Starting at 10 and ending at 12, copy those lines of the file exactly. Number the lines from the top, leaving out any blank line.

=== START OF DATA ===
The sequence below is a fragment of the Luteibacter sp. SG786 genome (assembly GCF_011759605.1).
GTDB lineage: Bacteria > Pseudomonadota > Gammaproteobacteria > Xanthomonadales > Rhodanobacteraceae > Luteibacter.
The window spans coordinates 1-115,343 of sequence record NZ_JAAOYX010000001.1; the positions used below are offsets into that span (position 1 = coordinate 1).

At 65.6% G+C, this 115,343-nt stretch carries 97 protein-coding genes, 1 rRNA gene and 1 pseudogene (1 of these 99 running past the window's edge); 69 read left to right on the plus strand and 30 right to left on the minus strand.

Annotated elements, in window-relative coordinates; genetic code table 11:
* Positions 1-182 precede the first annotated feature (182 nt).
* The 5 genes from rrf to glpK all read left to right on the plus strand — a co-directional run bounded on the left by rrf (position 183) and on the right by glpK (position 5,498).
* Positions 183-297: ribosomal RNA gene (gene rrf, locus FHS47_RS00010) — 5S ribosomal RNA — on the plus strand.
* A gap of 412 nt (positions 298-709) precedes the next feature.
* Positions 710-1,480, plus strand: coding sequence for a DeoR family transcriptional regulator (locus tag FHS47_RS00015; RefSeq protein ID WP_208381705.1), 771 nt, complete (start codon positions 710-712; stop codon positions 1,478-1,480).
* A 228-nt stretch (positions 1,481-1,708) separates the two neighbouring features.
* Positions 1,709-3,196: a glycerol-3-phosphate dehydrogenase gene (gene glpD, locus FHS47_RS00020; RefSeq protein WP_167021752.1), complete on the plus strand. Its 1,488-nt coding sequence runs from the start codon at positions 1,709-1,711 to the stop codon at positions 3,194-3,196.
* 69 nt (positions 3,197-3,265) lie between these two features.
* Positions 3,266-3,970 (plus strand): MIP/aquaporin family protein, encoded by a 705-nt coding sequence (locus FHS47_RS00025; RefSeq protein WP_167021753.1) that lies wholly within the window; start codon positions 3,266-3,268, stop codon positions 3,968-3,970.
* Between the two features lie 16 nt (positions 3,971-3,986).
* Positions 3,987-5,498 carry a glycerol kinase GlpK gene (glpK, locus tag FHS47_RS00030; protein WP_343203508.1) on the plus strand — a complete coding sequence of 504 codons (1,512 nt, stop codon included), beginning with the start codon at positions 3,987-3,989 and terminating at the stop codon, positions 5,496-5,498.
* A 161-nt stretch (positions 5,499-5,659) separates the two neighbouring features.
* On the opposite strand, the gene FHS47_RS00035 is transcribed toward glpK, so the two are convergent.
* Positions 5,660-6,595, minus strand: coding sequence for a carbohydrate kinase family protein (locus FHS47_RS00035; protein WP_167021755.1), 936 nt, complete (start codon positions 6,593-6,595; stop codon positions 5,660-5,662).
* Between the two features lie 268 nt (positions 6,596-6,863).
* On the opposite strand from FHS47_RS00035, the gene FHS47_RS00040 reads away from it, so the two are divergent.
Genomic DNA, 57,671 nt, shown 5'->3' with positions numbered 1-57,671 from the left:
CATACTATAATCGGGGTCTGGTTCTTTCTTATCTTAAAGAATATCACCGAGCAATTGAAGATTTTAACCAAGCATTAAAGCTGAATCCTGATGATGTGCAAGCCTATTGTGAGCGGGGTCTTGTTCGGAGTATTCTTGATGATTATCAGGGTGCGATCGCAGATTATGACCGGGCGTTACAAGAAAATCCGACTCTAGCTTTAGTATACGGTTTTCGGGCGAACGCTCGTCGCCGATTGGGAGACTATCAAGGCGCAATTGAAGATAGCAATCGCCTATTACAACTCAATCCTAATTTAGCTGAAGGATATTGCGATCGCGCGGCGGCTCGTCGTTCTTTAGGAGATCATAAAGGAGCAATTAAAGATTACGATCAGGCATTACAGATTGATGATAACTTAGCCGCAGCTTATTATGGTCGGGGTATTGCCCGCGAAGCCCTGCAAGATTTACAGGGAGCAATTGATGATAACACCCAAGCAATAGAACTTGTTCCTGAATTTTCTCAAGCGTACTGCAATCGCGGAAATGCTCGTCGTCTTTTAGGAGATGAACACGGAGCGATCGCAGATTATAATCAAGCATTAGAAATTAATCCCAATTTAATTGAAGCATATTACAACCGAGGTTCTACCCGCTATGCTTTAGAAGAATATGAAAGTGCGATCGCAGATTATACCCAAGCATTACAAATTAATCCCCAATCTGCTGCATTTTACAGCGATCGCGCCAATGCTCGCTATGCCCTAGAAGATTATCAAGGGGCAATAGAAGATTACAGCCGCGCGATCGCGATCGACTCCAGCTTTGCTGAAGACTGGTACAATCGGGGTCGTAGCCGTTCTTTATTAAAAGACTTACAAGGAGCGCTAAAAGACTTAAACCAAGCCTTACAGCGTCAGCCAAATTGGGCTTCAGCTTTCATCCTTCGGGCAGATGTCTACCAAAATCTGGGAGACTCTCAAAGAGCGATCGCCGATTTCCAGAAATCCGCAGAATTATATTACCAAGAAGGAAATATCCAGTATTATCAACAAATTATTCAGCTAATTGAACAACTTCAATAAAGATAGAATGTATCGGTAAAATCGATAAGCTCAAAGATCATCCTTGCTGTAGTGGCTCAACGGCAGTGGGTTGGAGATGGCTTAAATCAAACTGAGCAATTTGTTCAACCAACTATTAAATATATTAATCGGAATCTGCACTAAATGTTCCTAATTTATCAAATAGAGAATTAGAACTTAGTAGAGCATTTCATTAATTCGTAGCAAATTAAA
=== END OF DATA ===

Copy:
* Positions 710-1,480, plus strand: coding sequence for a DeoR family transcriptional regulator (locus tag FHS47_RS00015; RefSeq protein ID WP_208381705.1), 771 nt, complete (start codon positions 710-712; stop codon positions 1,478-1,480).
* A 228-nt stretch (positions 1,481-1,708) separates the two neighbouring features.
* Positions 1,709-3,196: a glycerol-3-phosphate dehydrogenase gene (gene glpD, locus FHS47_RS00020; RefSeq protein WP_167021752.1), complete on the plus strand. Its 1,488-nt coding sequence runs from the start codon at positions 1,709-1,711 to the stop codon at positions 3,194-3,196.